Here are highlights of what MPs discussed this week - starting Tuesday, June 11
Issue 1: Public Assessment of MPs
The First Deputy Speaker Joseph Osei-Owusu (MP, Bekwai), on Tuesday, filed an application to House Speaker Mike Oquaye to as a matter of urgency set parameters that would be used as a guide by research institutions that focus on the work of Parliament. He made this application in the wake of a research survey conducted by the department of political science at the University of Ghana on how regular an MP visits the constituency as part of his or her duties as a representative. He said that a research institution such as the University of Ghana should be ‘assisted’ to carry out research “in a manner which reflects the true role of a Member of Parliament”, calling for a meeting between the researchers and a group in Parliament on modalities to properly assess MPs. He argues that MPs are voted to Parliament where they are supposed to be as the Constitution demands and that, it is unfair to them if their work is evaluated based on how often they visit the constituency. He, however, concedes that such research carried on MPs is in their own interest, but should be in line with parameters agreed by both Parliament and researchers.
Commenting on the matter, the Minority Leader, Haruna Iddrisu (MP, Tamale South) said such public assessments could decide how MPs retain or lose their seats in Parliament adding that the university-based research team should have a better understanding of MPs and their responsibilities; in his view, he is not a ‘non-performing’ MP. Speaking to a Ghanaian Times publication of Tuesday, June 11, 2019, such surveys are alarming because they contribute to the high attrition of Parliament where ‘experienced’ MPs are voted out by the public using the findings of such research. Invoking Parliament’s standing order 191 and the Constitution, he recommends that a special committee chaired by the first deputy speaker should be established to engage with the researchers for an explanation into how they arrived at their conclusion; and the basis of their findings, “so that we can be better guided”, he said. He also said the research threatens their survival and that, some MPs perform better in the committees although committee sittings are not held in public.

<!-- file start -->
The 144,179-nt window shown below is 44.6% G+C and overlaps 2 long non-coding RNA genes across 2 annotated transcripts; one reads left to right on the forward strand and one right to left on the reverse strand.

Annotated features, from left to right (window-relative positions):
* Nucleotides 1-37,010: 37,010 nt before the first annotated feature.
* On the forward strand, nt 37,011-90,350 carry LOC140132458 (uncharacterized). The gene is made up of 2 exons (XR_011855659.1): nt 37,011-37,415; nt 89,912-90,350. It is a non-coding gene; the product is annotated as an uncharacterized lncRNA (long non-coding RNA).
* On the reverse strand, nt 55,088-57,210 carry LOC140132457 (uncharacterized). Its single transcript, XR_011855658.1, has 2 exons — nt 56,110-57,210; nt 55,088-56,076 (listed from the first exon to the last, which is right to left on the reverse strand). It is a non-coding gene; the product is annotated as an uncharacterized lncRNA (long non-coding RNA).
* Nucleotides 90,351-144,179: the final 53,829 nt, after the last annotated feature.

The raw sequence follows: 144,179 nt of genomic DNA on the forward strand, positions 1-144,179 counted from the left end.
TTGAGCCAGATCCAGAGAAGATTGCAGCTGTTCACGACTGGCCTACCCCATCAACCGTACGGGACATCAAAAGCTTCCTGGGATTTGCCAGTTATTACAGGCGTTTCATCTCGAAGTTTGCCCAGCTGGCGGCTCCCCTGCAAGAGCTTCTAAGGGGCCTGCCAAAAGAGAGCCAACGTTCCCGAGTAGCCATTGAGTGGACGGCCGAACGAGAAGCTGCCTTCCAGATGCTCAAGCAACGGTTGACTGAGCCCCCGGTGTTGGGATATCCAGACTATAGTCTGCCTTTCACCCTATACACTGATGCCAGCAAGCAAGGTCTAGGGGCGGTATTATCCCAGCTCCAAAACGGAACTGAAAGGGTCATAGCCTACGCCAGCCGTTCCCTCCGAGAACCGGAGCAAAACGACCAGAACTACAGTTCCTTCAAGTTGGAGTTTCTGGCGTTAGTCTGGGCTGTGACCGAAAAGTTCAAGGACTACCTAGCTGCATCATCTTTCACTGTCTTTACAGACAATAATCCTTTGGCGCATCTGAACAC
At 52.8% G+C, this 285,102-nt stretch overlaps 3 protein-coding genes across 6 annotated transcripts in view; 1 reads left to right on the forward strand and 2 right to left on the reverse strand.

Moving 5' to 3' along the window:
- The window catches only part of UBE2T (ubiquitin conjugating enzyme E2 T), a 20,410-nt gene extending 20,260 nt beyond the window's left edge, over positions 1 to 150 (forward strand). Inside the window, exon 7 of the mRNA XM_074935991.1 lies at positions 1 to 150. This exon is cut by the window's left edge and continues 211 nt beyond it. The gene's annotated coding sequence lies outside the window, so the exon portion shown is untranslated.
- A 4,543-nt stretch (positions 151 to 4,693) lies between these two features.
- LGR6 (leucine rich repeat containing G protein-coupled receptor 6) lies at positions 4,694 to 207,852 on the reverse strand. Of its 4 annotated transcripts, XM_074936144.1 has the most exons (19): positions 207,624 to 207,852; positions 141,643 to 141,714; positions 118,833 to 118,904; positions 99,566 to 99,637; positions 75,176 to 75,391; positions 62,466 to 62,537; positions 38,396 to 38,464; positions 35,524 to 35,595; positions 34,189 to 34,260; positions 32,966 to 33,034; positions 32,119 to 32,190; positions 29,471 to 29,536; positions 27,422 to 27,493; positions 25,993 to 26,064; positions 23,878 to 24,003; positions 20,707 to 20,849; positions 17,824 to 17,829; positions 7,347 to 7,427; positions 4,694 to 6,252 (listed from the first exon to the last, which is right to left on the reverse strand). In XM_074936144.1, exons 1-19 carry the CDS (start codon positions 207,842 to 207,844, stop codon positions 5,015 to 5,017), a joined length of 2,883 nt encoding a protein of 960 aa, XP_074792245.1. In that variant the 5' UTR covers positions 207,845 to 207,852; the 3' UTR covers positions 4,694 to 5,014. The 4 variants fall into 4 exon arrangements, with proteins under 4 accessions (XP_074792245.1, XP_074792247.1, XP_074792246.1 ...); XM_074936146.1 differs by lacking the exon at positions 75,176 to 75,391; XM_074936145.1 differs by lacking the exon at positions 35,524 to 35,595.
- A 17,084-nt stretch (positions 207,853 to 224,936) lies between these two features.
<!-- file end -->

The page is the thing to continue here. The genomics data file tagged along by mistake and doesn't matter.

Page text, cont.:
Dr. Emmanuel Marfo (MP, Oforikrom) was worried about the unavailability of an in-house body within Parliament that assesses MPs thereby creating room for non-governmental organisations and academia to carry out such assessments. He shared in the sentiments raised by first deputy speaker and minority leader on setting up a framework born out of a proposed special committee meeting with researchers and academia who are interested in carrying out such assessments.
The Speaker, Mike Oquaye had these final words to conclude the discussion: “...we are ready to cooperate and in all these things but the very areas of assessment must be clearly defined by the people [researchers]. If a person is generous to dish out monies and it is upon that that you will now say somebody else is not going to go back to Parliament you are making a sad mistake because it is not part of the business of the Member to issue largess. If we do that, well the attrition rate will continue to be high; the quality will continue to come down and it will not be in the interest of the nation. I think we all as a nation must be very careful about this development.”
Issue 2: MPs Call For More Female Representation